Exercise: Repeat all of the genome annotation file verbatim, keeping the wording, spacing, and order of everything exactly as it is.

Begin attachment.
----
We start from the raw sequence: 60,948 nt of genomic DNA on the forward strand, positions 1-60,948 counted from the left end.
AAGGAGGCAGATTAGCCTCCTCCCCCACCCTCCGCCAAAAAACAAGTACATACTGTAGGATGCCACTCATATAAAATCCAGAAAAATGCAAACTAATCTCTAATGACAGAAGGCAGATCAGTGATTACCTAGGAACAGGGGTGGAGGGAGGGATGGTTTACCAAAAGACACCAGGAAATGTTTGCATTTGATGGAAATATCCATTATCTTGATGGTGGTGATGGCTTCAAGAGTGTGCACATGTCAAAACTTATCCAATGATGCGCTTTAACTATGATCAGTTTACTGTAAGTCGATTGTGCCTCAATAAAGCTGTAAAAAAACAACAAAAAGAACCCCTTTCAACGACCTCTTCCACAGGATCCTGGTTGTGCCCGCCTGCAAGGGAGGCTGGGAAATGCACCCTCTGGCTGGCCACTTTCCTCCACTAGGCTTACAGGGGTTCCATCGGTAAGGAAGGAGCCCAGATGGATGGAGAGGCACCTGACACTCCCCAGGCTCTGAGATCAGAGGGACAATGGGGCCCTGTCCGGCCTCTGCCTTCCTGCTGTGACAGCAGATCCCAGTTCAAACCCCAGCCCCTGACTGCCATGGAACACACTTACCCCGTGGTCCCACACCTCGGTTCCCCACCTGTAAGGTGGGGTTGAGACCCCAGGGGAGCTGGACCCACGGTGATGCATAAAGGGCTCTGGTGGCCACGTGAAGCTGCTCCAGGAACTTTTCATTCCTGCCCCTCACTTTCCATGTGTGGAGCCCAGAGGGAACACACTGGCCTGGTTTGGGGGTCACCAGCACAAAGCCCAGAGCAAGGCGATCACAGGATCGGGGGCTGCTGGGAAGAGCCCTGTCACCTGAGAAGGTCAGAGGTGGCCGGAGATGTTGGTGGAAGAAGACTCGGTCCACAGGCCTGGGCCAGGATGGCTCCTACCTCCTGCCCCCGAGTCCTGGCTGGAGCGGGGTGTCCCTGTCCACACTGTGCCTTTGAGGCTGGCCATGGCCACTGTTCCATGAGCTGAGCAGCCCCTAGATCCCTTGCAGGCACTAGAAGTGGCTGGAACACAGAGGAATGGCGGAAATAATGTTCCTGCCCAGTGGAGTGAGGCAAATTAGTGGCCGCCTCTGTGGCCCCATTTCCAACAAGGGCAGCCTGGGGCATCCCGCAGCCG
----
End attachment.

We start from the raw sequence: 60,948 nt of genomic DNA on the forward strand, positions 1-60,948 counted from the left end.
AAGGAGGCAGATTAGCCTCCTCCCCCACCCTCCGCCAAAAAACAAGTACATACTGTAGGATGCCACTCATATAAAATCCAGAAAAATGCAAACTAATCTCTAATGACAGAAGGCAGATCAGTGATTACCTAGGAACAGGGGTGGAGGGAGGGATGGTTTACCAAAAGACACCAGGAAATGTTTGCATTTGATGGAAATATCCATTATCTTGATGGTGGTGATGGCTTCAAGAGTGTGCACATGTCAAAACTTATCCAATGATGCGCTTTAACTATGATCAGTTTACTGTAAGTCGATTGTGCCTCAATAAAGCTGTAAAAAAACAACAAAAAGAACCCCTTTCAACGACCTCTTCCACAGGATCCTGGTTGTGCCCGCCTGCAAGGGAGGCTGGGAAATGCACCCTCTGGCTGGCCACTTTCCTCCACTAGGCTTACAGGGGTTCCATCGGTAAGGAAGGAGCCCAGATGGATGGAGAGGCACCTGACACTCCCCAGGCTCTGAGATCAGAGGGACAATGGGGCCCTGTCCGGCCTCTGCCTTCCTGCTGTGACAGCAGATCCCAGTTCAAACCCCAGCCCCTGACTGCCATGGAACACACTTACCCCGTGGTCCCACACCTCGGTTCCCCACCTGTAAGGTGGGGTTGAGACCCCAGGGGAGCTGGACCCACGGTGATGCATAAAGGGCTCTGGTGGCCACGTGAAGCTGCTCCAGGAACTTTTCATTCCTGCCCCTCACTTTCCATGTGTGGAGCCCAGAGGGAACACACTGGCCTGGTTTGGGGGTCACCAGCACAAAGCCCAGAGCAAGGCGATCACAGGATCGGGGGCTGCTGGGAAGAGCCCTGTCACCTGAGAAGGTCAGAGGTGGCCGGAGATGTTGGTGGAAGAAGACTCGGTCCACAGGCCTGGGCCAGGATGGCTCCTACCTCCTGCCCCCGAGTCCTGGCTGGAGCGGGGTGTCCCTGTCCACACTGTGCCTTTGAGGCTGGCCATGGCCACTGTTCCATGAGCTGAGCAGCCCCTAGATCCCTTGCAGGCACTAGAAGTGGCTGGAACACAGAGGAATGGCGGAAATAATGTTCCTGCCCAGTGGAGTGAGGCAAATTAGTGGCCGCCTCTGTGGCCCCATTTCCAACAAGGGCAGCCTGGGGCATCCCGCAGCCG